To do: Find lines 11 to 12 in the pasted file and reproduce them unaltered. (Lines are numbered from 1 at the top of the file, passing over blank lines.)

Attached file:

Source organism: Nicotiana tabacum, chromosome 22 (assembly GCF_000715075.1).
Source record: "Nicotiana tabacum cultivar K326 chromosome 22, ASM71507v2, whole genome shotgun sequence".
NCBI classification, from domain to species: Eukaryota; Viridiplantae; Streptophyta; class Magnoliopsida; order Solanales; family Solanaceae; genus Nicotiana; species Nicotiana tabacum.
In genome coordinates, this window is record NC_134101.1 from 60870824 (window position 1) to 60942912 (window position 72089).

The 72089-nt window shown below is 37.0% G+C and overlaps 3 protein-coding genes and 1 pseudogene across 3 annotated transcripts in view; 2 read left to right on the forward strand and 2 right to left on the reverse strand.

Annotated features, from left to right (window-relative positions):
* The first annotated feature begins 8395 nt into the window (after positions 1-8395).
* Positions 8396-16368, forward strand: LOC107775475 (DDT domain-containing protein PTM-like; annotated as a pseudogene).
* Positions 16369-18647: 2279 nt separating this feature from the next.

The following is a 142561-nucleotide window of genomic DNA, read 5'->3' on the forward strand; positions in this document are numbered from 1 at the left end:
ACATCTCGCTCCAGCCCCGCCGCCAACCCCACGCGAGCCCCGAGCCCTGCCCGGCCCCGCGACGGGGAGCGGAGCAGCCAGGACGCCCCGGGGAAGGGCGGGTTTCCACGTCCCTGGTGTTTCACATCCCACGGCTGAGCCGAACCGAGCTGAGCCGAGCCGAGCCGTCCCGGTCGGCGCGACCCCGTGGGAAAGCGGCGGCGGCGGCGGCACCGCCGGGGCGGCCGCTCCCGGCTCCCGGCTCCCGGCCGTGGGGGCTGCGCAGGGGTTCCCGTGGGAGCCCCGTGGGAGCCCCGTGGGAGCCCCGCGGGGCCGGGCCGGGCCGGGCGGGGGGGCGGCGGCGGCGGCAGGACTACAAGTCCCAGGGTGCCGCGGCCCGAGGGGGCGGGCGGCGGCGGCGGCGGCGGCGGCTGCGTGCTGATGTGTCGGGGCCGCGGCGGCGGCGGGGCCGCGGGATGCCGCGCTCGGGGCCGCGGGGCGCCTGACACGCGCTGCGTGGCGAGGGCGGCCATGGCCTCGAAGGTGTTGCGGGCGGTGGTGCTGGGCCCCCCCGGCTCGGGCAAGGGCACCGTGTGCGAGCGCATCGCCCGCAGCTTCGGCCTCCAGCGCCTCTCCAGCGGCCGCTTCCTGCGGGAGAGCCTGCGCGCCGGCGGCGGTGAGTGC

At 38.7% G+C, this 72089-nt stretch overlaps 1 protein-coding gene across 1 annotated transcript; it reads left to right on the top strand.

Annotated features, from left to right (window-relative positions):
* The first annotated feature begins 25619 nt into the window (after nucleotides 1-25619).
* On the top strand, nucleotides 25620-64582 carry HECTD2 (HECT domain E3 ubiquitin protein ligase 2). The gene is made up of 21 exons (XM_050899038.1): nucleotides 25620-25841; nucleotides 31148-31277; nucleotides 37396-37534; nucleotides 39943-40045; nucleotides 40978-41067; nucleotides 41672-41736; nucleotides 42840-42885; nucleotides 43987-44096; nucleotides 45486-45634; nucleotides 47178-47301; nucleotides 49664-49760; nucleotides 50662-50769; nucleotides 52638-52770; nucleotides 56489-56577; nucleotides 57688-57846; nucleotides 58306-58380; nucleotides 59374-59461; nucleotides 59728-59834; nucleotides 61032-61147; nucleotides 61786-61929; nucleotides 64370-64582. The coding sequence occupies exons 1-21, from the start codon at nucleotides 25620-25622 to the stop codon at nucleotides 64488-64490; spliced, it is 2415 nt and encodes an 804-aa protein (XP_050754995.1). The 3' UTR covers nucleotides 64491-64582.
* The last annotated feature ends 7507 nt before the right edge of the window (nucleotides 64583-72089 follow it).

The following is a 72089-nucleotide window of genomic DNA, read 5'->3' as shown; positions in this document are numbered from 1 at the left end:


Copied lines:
ACATCTCGCTCCAGCCCCGCCGCCAACCCCACGCGAGCCCCGAGCCCTGCCCGGCCCCGCGACGGGGAGCGGAGCAGCCAGGACGCCCCGGGGAAGGGCGGGTTTCCACGTCCCTGGTGTTTCACATCCCACGGCTGAGCCGAACCGAGCTGAGCCGAGCCGAGCCGTCCCGGTCGGCGCGACCCCGTGGGAAAGCGGCGGCGGCGGCGGCACCGCCGGGGCGGCCGCTCCCGGCTCCCGGCTCCCGGCCGTGGGGGCTGCGCAGGGGTTCCCGTGGGAGCCCCGTGGGAGCCCCGTGGGAGCCCCGCGGGGCCGGGCCGGGCCGGGCGGGGGGGCGGCGGCGGCGGCAGGACTACAAGTCCCAGGGTGCCGCGGCCCGAGGGGGCGGGCGGCGGCGGCGGCGGCGGCGGCTGCGTGCTGATGTGTCGGGGCCGCGGCGGCGGCGGGGCCGCGGGATGCCGCGCTCGGGGCCGCGGGGCGCCTGACACGCGCTGCGTGGCGAGGGCGGCCATGGCCTCGAAGGTGTTGCGGGCGGTGGTGCTGGGCCCCCCCGGCTCGGGCAAGGGCACCGTGTGCGAGCGCATCGCCCGCAGCTTCGGCCTCCAGCGCCTCTCCAGCGGCCGCTTCCTGCGGGAGAGCCTGCGCGCCGGCGGCGGTGAGTGC

At 38.7% G+C, this 72089-nt stretch overlaps 1 protein-coding gene across 1 annotated transcript; it reads left to right on the top strand.